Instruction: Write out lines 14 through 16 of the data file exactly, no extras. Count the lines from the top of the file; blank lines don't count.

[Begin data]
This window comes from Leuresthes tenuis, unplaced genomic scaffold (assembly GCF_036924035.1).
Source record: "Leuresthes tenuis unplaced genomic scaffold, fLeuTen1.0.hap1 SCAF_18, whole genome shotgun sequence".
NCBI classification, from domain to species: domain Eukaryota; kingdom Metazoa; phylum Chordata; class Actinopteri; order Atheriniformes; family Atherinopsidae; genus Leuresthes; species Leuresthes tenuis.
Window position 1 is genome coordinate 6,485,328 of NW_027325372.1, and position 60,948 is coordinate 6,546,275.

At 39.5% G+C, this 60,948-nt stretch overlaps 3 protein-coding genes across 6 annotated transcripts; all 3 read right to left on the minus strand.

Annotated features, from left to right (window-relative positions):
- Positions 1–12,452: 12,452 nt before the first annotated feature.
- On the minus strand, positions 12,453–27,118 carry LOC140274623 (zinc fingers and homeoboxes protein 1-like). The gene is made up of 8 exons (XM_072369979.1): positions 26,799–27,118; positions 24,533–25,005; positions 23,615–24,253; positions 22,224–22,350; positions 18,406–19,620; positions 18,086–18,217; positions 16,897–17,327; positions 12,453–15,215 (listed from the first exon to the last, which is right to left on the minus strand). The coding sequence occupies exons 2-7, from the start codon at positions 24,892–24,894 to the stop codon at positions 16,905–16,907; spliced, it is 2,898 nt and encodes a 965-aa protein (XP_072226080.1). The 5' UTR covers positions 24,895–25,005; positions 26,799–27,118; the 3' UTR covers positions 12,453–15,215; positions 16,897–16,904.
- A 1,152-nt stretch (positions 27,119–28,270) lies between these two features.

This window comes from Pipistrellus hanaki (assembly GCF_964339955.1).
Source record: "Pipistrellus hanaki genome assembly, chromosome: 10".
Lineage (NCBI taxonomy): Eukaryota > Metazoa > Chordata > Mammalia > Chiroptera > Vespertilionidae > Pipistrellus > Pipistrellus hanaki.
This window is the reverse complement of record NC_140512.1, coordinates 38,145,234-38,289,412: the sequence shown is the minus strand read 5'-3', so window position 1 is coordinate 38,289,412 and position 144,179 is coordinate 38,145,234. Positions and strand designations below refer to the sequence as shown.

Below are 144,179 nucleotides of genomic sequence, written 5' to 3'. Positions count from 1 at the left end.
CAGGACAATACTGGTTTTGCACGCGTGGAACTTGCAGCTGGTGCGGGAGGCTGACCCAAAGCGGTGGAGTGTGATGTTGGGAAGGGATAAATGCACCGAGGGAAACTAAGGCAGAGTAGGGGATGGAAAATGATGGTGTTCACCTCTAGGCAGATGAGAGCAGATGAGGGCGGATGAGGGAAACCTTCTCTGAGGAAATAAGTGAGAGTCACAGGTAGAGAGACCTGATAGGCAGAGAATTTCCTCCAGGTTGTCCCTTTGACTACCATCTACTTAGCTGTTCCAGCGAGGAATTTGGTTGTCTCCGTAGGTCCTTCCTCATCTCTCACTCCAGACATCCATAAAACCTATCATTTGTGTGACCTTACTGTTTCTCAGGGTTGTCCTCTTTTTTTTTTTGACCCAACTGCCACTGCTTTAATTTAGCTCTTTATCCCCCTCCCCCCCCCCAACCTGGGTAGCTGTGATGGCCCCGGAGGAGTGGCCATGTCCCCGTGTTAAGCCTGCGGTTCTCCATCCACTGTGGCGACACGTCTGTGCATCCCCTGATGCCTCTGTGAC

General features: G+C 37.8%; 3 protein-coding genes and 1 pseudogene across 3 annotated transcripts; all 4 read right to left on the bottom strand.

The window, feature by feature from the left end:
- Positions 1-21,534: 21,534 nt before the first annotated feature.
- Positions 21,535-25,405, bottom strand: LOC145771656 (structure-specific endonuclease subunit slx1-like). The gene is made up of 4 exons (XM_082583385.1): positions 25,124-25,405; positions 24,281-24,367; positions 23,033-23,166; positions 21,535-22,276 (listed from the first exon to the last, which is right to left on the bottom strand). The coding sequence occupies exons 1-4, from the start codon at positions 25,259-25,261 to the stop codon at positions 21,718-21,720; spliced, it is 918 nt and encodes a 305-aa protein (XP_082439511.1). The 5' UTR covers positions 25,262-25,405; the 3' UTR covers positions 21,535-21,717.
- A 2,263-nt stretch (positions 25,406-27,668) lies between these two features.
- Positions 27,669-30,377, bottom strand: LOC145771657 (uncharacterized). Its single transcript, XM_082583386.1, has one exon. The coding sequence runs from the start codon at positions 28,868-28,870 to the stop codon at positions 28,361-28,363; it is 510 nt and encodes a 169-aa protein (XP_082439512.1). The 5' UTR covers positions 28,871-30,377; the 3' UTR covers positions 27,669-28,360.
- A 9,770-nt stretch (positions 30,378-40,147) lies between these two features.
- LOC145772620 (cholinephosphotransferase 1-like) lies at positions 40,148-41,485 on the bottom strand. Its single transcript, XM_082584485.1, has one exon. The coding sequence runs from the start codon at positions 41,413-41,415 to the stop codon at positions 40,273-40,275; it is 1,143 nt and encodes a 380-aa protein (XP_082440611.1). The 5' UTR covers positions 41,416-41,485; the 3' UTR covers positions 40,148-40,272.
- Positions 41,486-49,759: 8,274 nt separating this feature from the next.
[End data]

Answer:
Below are 144,179 nucleotides of genomic sequence, written 5' to 3'. Positions count from 1 at the left end.
CAGGACAATACTGGTTTTGCACGCGTGGAACTTGCAGCTGGTGCGGGAGGCTGACCCAAAGCGGTGGAGTGTGATGTTGGGAAGGGATAAATGCACCGAGGGAAACTAAGGCAGAGTAGGGGATGGAAAATGATGGTGTTCACCTCTAGGCAGATGAGAGCAGATGAGGGCGGATGAGGGAAACCTTCTCTGAGGAAATAAGTGAGAGTCACAGGTAGAGAGACCTGATAGGCAGAGAATTTCCTCCAGGTTGTCCCTTTGACTACCATCTACTTAGCTGTTCCAGCGAGGAATTTGGTTGTCTCCGTAGGTCCTTCCTCATCTCTCACTCCAGACATCCATAAAACCTATCATTTGTGTGACCTTACTGTTTCTCAGGGTTGTCCTCTTTTTTTTTTTGACCCAACTGCCACTGCTTTAATTTAGCTCTTTATCCCCCTCCCCCCCCCCAACCTGGGTAGCTGTGATGGCCCCGGAGGAGTGGCCATGTCCCCGTGTTAAGCCTGCGGTTCTCCATCCACTGTGGCGACACGTCTGTGCATCCCCTGATGCCTCTGTGAC

General features: G+C 37.8%; 3 protein-coding genes and 1 pseudogene across 3 annotated transcripts; all 4 read right to left on the bottom strand.